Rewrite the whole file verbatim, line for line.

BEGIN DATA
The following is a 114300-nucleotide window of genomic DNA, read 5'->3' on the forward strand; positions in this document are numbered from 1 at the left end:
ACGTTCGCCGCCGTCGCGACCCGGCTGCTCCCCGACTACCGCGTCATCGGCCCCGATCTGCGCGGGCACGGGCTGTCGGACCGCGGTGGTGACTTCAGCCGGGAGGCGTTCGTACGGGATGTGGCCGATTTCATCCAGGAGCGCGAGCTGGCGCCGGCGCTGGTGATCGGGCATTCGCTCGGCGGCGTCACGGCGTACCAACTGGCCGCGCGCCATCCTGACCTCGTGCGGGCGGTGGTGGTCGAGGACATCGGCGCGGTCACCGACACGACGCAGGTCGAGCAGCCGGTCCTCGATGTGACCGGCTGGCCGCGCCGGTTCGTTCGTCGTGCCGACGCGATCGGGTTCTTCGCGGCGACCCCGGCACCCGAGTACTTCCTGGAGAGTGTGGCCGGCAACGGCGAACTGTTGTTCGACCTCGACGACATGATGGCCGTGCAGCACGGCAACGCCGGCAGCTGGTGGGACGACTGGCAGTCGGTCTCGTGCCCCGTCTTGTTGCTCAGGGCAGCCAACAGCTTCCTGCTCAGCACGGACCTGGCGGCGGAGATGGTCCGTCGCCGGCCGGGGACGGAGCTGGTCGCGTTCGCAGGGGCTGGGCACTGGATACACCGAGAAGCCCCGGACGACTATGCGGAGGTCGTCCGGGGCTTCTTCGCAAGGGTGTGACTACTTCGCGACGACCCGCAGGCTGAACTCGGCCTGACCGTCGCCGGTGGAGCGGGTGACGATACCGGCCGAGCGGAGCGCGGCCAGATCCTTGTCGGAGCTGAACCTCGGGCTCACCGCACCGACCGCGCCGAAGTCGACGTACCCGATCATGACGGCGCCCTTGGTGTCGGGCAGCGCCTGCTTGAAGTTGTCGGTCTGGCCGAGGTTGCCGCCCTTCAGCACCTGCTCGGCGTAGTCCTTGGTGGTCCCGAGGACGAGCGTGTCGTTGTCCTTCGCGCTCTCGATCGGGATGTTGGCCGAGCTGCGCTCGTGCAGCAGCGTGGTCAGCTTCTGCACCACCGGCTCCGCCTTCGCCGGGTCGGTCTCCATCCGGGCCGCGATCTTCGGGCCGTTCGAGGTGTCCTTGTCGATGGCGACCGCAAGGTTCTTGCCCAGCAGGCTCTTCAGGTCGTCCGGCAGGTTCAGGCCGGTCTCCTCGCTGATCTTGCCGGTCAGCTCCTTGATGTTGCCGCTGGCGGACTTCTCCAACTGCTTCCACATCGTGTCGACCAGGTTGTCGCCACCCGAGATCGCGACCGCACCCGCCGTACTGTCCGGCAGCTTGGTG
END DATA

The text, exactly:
The following is a 114300-nucleotide window of genomic DNA, read 5'->3' on the forward strand; positions in this document are numbered from 1 at the left end:
ACGTTCGCCGCCGTCGCGACCCGGCTGCTCCCCGACTACCGCGTCATCGGCCCCGATCTGCGCGGGCACGGGCTGTCGGACCGCGGTGGTGACTTCAGCCGGGAGGCGTTCGTACGGGATGTGGCCGATTTCATCCAGGAGCGCGAGCTGGCGCCGGCGCTGGTGATCGGGCATTCGCTCGGCGGCGTCACGGCGTACCAACTGGCCGCGCGCCATCCTGACCTCGTGCGGGCGGTGGTGGTCGAGGACATCGGCGCGGTCACCGACACGACGCAGGTCGAGCAGCCGGTCCTCGATGTGACCGGCTGGCCGCGCCGGTTCGTTCGTCGTGCCGACGCGATCGGGTTCTTCGCGGCGACCCCGGCACCCGAGTACTTCCTGGAGAGTGTGGCCGGCAACGGCGAACTGTTGTTCGACCTCGACGACATGATGGCCGTGCAGCACGGCAACGCCGGCAGCTGGTGGGACGACTGGCAGTCGGTCTCGTGCCCCGTCTTGTTGCTCAGGGCAGCCAACAGCTTCCTGCTCAGCACGGACCTGGCGGCGGAGATGGTCCGTCGCCGGCCGGGGACGGAGCTGGTCGCGTTCGCAGGGGCTGGGCACTGGATACACCGAGAAGCCCCGGACGACTATGCGGAGGTCGTCCGGGGCTTCTTCGCAAGGGTGTGACTACTTCGCGACGACCCGCAGGCTGAACTCGGCCTGACCGTCGCCGGTGGAGCGGGTGACGATACCGGCCGAGCGGAGCGCGGCCAGATCCTTGTCGGAGCTGAACCTCGGGCTCACCGCACCGACCGCGCCGAAGTCGACGTACCCGATCATGACGGCGCCCTTGGTGTCGGGCAGCGCCTGCTTGAAGTTGTCGGTCTGGCCGAGGTTGCCGCCCTTCAGCACCTGCTCGGCGTAGTCCTTGGTGGTCCCGAGGACGAGCGTGTCGTTGTCCTTCGCGCTCTCGATCGGGATGTTGGCCGAGCTGCGCTCGTGCAGCAGCGTGGTCAGCTTCTGCACCACCGGCTCCGCCTTCGCCGGGTCGGTCTCCATCCGGGCCGCGATCTTCGGGCCGTTCGAGGTGTCCTTGTCGATGGCGACCGCAAGGTTCTTGCCCAGCAGGCTCTTCAGGTCGTCCGGCAGGTTCAGGCCGGTCTCCTCGCTGATCTTGCCGGTCAGCTCCTTGATGTTGCCGCTGGCGGACTTCTCCAACTGCTTCCACATCGTGTCGACCAGGTTGTCGCCACCCGAGATCGCGACCGCACCCGCCGTACTGTCCGGCAGCTTGGTG